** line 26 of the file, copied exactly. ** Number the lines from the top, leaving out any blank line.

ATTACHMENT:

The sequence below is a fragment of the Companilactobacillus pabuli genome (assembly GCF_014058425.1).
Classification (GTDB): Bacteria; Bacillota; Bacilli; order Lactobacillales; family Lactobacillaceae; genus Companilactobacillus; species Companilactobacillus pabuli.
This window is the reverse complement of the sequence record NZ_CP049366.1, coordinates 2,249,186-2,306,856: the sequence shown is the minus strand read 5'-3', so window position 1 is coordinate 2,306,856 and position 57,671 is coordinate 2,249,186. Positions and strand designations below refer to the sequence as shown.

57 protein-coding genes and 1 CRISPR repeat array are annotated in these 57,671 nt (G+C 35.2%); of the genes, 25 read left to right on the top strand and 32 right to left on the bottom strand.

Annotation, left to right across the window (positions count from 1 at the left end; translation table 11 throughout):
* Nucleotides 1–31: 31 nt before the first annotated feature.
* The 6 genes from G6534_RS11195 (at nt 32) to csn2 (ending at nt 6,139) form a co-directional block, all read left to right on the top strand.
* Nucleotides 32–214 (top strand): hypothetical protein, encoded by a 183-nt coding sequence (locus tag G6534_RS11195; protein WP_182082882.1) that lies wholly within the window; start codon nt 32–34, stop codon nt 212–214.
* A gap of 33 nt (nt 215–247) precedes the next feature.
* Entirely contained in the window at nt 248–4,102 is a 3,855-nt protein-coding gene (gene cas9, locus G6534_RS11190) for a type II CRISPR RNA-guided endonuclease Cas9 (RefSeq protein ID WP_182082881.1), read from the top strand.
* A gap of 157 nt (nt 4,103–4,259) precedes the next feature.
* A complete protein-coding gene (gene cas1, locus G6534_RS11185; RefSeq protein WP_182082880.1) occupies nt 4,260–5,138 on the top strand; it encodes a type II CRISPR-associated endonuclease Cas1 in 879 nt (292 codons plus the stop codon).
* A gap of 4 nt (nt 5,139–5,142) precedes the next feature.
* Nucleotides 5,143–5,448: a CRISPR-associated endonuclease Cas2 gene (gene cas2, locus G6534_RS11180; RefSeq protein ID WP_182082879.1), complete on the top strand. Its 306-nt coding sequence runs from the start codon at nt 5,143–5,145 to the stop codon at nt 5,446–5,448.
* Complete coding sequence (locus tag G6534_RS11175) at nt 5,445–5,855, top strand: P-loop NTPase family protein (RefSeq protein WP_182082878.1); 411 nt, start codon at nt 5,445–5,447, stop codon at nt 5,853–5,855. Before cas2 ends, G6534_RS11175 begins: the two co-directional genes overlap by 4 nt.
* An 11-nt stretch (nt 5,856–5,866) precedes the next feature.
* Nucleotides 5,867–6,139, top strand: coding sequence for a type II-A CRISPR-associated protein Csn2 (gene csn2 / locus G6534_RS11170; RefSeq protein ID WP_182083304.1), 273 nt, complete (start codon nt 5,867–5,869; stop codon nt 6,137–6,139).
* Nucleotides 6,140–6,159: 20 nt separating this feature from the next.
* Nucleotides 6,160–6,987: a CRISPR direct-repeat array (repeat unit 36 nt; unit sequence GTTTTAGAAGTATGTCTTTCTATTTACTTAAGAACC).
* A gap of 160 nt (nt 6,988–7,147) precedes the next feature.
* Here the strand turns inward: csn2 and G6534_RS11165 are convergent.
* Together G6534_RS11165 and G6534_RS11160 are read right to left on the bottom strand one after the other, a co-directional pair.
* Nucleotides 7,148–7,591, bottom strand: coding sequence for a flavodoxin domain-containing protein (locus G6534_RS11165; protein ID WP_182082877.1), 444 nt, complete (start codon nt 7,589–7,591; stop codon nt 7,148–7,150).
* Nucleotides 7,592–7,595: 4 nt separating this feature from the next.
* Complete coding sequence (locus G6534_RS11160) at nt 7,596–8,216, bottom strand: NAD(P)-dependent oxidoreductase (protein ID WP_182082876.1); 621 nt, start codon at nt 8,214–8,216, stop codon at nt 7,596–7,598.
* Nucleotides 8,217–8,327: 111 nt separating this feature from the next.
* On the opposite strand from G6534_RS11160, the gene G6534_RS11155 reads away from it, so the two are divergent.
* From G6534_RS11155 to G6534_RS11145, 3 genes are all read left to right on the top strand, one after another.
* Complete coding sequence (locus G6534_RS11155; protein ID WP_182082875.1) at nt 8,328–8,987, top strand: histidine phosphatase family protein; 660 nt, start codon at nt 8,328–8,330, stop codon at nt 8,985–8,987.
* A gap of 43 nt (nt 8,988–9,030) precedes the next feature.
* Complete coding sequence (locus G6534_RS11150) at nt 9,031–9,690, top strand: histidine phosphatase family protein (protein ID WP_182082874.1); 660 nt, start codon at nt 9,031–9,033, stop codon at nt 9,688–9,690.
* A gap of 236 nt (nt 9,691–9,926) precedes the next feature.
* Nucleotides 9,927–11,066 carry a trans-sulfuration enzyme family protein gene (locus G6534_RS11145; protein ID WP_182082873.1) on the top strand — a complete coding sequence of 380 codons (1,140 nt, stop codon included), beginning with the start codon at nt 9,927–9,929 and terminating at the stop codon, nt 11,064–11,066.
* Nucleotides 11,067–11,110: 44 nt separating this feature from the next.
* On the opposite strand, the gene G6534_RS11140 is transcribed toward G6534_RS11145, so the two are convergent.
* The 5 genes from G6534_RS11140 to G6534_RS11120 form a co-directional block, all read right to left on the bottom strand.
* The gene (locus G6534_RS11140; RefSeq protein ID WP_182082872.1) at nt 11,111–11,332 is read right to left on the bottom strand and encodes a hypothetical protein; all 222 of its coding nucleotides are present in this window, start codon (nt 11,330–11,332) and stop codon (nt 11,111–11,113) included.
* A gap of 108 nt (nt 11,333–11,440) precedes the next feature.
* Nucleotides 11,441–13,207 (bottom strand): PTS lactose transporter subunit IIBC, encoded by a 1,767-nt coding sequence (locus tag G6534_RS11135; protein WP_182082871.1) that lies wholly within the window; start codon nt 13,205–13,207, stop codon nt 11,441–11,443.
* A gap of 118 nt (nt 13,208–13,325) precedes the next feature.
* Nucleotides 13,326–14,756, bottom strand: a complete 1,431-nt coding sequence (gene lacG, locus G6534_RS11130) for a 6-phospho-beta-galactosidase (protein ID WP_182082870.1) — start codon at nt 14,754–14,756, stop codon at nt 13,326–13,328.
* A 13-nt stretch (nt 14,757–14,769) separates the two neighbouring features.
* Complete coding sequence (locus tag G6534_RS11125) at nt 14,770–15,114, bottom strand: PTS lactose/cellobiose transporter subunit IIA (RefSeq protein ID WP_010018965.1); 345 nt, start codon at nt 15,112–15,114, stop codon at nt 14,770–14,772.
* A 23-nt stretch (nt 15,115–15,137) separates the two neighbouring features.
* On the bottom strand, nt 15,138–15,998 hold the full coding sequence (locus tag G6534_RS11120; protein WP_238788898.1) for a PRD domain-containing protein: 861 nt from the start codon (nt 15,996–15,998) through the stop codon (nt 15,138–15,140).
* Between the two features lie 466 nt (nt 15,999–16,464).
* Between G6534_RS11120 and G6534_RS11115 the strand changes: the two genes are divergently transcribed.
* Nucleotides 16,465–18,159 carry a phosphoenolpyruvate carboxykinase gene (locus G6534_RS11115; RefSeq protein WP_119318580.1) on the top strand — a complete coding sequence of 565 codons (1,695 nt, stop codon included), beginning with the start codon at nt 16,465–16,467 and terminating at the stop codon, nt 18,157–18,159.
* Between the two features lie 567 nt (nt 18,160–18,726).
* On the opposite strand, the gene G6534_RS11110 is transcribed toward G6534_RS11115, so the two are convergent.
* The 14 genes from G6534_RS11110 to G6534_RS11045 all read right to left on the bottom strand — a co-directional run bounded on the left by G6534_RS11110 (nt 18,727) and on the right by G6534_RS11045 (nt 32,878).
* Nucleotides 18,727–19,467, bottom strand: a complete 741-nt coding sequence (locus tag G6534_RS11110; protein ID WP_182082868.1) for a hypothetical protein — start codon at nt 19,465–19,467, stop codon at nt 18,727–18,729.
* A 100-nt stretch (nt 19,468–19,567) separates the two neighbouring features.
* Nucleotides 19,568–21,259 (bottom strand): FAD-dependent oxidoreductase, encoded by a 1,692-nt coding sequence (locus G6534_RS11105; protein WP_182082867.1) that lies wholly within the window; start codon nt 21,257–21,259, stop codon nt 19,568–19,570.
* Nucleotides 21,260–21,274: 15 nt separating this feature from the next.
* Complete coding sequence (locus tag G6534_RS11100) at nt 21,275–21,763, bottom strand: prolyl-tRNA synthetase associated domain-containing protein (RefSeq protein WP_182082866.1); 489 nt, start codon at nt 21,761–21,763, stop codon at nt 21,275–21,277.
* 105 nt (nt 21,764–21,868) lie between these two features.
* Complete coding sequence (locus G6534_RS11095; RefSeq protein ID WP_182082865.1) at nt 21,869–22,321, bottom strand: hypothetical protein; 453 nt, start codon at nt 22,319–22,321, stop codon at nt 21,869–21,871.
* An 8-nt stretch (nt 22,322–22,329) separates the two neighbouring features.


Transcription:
* Nucleotides 8,217–8,327: 111 nt separating this feature from the next.